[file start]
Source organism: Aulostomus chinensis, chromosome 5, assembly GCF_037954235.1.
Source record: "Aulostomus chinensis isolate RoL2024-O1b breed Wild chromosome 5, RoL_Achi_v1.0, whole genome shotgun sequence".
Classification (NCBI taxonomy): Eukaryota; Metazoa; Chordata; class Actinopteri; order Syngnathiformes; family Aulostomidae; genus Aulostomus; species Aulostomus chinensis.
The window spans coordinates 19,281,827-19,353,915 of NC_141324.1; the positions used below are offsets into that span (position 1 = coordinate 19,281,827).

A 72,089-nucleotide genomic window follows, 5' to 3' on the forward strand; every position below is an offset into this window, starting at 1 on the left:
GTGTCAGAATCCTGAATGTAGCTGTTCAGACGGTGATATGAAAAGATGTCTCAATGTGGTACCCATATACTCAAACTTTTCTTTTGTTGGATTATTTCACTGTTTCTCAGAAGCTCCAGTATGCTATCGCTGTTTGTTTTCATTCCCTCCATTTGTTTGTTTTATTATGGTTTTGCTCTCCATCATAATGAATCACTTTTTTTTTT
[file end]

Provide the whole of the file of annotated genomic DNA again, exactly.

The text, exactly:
Source organism: Aulostomus chinensis, chromosome 5, assembly GCF_037954235.1.
Source record: "Aulostomus chinensis isolate RoL2024-O1b breed Wild chromosome 5, RoL_Achi_v1.0, whole genome shotgun sequence".
Classification (NCBI taxonomy): Eukaryota; Metazoa; Chordata; class Actinopteri; order Syngnathiformes; family Aulostomidae; genus Aulostomus; species Aulostomus chinensis.
The window spans coordinates 19,281,827-19,353,915 of NC_141324.1; the positions used below are offsets into that span (position 1 = coordinate 19,281,827).

A 72,089-nucleotide genomic window follows, 5' to 3' on the forward strand; every position below is an offset into this window, starting at 1 on the left:
GTGTCAGAATCCTGAATGTAGCTGTTCAGACGGTGATATGAAAAGATGTCTCAATGTGGTACCCATATACTCAAACTTTTCTTTTGTTGGATTATTTCACTGTTTCTCAGAAGCTCCAGTATGCTATCGCTGTTTGTTTTCATTCCCTCCATTTGTTTGTTTTATTATGGTTTTGCTCTCCATCATAATGAATCACTTTTTTTTTT